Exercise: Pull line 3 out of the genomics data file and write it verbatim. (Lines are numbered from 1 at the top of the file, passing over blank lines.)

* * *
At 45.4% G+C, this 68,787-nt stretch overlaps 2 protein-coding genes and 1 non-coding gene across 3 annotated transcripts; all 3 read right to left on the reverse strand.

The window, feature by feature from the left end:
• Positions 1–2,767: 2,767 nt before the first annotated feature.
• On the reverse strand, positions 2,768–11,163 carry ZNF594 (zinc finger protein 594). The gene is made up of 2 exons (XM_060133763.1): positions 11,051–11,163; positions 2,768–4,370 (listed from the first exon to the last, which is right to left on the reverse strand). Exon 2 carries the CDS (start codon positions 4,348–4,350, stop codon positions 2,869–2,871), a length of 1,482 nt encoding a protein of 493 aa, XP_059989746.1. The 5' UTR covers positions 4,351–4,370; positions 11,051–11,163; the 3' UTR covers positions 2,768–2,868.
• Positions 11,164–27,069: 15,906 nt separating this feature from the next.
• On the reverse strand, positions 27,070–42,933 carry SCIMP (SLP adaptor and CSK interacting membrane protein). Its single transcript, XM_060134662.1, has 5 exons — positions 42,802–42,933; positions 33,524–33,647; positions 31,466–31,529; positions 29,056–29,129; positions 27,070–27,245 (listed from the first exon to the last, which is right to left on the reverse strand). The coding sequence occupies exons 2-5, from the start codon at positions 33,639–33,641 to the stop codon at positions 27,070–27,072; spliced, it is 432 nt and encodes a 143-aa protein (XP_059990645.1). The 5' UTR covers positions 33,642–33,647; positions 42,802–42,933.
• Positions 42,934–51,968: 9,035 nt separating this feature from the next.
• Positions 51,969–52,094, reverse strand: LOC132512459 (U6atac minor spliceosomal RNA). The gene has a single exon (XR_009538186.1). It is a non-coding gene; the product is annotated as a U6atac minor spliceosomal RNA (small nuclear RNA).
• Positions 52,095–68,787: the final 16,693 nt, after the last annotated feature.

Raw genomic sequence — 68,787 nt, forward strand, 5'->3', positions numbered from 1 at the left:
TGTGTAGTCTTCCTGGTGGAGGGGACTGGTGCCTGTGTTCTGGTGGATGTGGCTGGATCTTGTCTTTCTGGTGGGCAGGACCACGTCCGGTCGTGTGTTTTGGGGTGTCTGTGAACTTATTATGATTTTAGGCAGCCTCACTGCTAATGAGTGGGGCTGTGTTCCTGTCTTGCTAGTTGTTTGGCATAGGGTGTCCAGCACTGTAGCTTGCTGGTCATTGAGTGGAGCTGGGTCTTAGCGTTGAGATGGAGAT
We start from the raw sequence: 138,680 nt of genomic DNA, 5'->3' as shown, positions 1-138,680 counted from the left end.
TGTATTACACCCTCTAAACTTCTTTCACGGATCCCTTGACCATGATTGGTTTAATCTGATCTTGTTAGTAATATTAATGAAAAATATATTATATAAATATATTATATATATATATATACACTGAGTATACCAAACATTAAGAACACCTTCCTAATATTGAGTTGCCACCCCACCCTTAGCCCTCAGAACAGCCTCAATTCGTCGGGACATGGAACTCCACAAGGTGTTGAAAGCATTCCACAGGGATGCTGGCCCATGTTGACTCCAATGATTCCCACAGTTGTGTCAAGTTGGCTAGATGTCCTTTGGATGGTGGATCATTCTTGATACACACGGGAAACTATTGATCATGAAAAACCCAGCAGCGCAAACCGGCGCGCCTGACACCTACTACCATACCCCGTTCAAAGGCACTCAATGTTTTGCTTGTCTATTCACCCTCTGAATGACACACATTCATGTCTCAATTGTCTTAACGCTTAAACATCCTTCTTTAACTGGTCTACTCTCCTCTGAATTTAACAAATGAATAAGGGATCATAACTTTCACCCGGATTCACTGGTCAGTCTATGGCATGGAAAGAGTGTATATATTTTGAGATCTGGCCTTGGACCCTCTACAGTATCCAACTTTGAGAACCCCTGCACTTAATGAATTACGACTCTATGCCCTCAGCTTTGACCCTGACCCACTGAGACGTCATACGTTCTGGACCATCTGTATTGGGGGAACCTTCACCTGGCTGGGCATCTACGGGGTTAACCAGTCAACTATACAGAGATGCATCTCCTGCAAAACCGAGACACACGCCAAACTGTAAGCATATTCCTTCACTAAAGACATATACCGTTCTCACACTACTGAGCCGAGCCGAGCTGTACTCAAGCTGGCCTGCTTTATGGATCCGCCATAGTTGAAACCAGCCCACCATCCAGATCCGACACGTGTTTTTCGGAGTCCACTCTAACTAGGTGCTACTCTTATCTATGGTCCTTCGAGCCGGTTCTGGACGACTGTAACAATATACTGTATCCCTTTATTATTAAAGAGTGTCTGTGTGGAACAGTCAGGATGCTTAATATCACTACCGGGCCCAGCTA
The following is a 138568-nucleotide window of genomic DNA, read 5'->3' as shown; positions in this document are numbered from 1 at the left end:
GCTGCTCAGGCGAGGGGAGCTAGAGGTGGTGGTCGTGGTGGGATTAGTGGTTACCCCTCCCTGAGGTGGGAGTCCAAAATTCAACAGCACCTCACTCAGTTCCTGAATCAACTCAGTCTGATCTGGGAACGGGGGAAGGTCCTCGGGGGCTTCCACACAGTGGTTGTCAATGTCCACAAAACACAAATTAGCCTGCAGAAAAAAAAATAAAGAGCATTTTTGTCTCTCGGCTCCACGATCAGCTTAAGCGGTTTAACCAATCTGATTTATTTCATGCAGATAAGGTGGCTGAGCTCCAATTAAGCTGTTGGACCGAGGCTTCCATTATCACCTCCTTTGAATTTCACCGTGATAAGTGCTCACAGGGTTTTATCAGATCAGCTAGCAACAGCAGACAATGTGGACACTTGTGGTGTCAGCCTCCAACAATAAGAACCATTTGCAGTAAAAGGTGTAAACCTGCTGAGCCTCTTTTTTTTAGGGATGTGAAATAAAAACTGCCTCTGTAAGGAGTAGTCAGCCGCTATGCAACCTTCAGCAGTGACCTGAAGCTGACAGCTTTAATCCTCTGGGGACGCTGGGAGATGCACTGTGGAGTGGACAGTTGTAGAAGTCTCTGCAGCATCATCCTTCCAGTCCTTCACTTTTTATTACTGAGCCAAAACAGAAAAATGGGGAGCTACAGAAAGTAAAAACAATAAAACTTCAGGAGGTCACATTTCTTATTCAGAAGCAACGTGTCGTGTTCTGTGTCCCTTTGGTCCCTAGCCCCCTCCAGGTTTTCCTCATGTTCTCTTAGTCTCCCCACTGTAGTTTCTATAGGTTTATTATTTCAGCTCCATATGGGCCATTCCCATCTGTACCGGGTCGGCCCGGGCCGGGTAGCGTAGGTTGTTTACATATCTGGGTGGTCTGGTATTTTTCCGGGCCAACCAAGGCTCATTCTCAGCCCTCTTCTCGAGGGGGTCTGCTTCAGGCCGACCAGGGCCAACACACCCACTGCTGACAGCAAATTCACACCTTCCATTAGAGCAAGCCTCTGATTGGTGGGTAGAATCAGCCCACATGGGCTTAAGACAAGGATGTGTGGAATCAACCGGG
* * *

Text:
• Positions 1–2,767: 2,767 nt before the first annotated feature.